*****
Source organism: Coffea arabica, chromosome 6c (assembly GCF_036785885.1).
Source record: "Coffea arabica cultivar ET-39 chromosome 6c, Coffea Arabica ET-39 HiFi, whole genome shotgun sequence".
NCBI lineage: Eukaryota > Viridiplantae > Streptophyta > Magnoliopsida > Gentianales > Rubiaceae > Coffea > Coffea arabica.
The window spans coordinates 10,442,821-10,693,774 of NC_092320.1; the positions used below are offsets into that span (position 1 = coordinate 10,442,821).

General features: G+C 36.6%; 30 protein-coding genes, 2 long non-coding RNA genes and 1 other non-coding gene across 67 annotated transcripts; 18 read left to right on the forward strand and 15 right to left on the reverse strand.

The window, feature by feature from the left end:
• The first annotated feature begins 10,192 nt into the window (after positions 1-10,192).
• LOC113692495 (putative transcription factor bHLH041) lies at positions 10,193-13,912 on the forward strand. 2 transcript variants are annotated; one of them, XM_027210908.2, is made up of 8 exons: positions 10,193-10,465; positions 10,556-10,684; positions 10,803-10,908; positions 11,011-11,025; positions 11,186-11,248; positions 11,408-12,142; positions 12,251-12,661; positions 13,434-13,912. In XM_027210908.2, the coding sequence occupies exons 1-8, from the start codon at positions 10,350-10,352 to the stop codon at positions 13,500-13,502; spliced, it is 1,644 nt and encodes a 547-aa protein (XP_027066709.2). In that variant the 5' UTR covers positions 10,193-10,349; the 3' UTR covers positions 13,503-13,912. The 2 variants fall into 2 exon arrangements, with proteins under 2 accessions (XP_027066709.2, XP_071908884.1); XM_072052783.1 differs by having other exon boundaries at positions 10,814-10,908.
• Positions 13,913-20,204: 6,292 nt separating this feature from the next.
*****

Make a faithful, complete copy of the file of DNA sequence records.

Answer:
Source organism: Coffea arabica, chromosome 6c (assembly GCF_036785885.1).
Source record: "Coffea arabica cultivar ET-39 chromosome 6c, Coffea Arabica ET-39 HiFi, whole genome shotgun sequence".
NCBI lineage: Eukaryota > Viridiplantae > Streptophyta > Magnoliopsida > Gentianales > Rubiaceae > Coffea > Coffea arabica.
The window spans coordinates 10,442,821-10,693,774 of NC_092320.1; the positions used below are offsets into that span (position 1 = coordinate 10,442,821).

General features: G+C 36.6%; 30 protein-coding genes, 2 long non-coding RNA genes and 1 other non-coding gene across 67 annotated transcripts; 18 read left to right on the forward strand and 15 right to left on the reverse strand.

The window, feature by feature from the left end:
• The first annotated feature begins 10,192 nt into the window (after positions 1-10,192).
• LOC113692495 (putative transcription factor bHLH041) lies at positions 10,193-13,912 on the forward strand. 2 transcript variants are annotated; one of them, XM_027210908.2, is made up of 8 exons: positions 10,193-10,465; positions 10,556-10,684; positions 10,803-10,908; positions 11,011-11,025; positions 11,186-11,248; positions 11,408-12,142; positions 12,251-12,661; positions 13,434-13,912. In XM_027210908.2, the coding sequence occupies exons 1-8, from the start codon at positions 10,350-10,352 to the stop codon at positions 13,500-13,502; spliced, it is 1,644 nt and encodes a 547-aa protein (XP_027066709.2). In that variant the 5' UTR covers positions 10,193-10,349; the 3' UTR covers positions 13,503-13,912. The 2 variants fall into 2 exon arrangements, with proteins under 2 accessions (XP_027066709.2, XP_071908884.1); XM_072052783.1 differs by having other exon boundaries at positions 10,814-10,908.
• Positions 13,913-20,204: 6,292 nt separating this feature from the next.